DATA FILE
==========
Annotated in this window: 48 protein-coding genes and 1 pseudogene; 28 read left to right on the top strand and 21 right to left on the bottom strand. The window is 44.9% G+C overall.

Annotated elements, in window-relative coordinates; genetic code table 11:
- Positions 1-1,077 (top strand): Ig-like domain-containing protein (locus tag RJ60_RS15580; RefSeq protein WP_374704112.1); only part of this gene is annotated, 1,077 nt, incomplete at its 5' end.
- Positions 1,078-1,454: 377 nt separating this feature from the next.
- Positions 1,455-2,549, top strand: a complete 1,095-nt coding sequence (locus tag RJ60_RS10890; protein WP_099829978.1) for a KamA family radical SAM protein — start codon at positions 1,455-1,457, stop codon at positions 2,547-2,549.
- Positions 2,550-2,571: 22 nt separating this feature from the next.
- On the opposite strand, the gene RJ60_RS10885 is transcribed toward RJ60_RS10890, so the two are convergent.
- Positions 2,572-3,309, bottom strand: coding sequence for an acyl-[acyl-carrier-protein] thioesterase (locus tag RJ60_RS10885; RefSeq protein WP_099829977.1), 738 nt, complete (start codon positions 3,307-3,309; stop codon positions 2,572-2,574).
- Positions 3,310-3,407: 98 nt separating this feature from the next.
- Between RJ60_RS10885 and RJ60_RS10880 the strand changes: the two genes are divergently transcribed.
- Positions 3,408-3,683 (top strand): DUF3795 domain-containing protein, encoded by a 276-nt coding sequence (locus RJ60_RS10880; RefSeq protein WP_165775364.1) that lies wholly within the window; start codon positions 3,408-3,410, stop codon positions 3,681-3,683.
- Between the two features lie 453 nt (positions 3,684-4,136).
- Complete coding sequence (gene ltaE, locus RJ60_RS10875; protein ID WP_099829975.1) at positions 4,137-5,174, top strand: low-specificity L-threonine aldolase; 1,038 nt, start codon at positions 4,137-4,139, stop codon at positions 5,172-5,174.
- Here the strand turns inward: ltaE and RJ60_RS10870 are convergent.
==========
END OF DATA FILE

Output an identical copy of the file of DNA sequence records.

Annotated in this window: 48 protein-coding genes and 1 pseudogene; 28 read left to right on the top strand and 21 right to left on the bottom strand. The window is 44.9% G+C overall.

Annotated elements, in window-relative coordinates; genetic code table 11:
- Positions 1-1,077 (top strand): Ig-like domain-containing protein (locus tag RJ60_RS15580; RefSeq protein WP_374704112.1); only part of this gene is annotated, 1,077 nt, incomplete at its 5' end.
- Positions 1,078-1,454: 377 nt separating this feature from the next.
- Positions 1,455-2,549, top strand: a complete 1,095-nt coding sequence (locus tag RJ60_RS10890; protein WP_099829978.1) for a KamA family radical SAM protein — start codon at positions 1,455-1,457, stop codon at positions 2,547-2,549.
- Positions 2,550-2,571: 22 nt separating this feature from the next.
- On the opposite strand, the gene RJ60_RS10885 is transcribed toward RJ60_RS10890, so the two are convergent.
- Positions 2,572-3,309, bottom strand: coding sequence for an acyl-[acyl-carrier-protein] thioesterase (locus tag RJ60_RS10885; RefSeq protein WP_099829977.1), 738 nt, complete (start codon positions 3,307-3,309; stop codon positions 2,572-2,574).
- Positions 3,310-3,407: 98 nt separating this feature from the next.
- Between RJ60_RS10885 and RJ60_RS10880 the strand changes: the two genes are divergently transcribed.
- Positions 3,408-3,683 (top strand): DUF3795 domain-containing protein, encoded by a 276-nt coding sequence (locus RJ60_RS10880; RefSeq protein WP_165775364.1) that lies wholly within the window; start codon positions 3,408-3,410, stop codon positions 3,681-3,683.
- Between the two features lie 453 nt (positions 3,684-4,136).
- Complete coding sequence (gene ltaE, locus RJ60_RS10875; protein ID WP_099829975.1) at positions 4,137-5,174, top strand: low-specificity L-threonine aldolase; 1,038 nt, start codon at positions 4,137-4,139, stop codon at positions 5,172-5,174.
- Here the strand turns inward: ltaE and RJ60_RS10870 are convergent.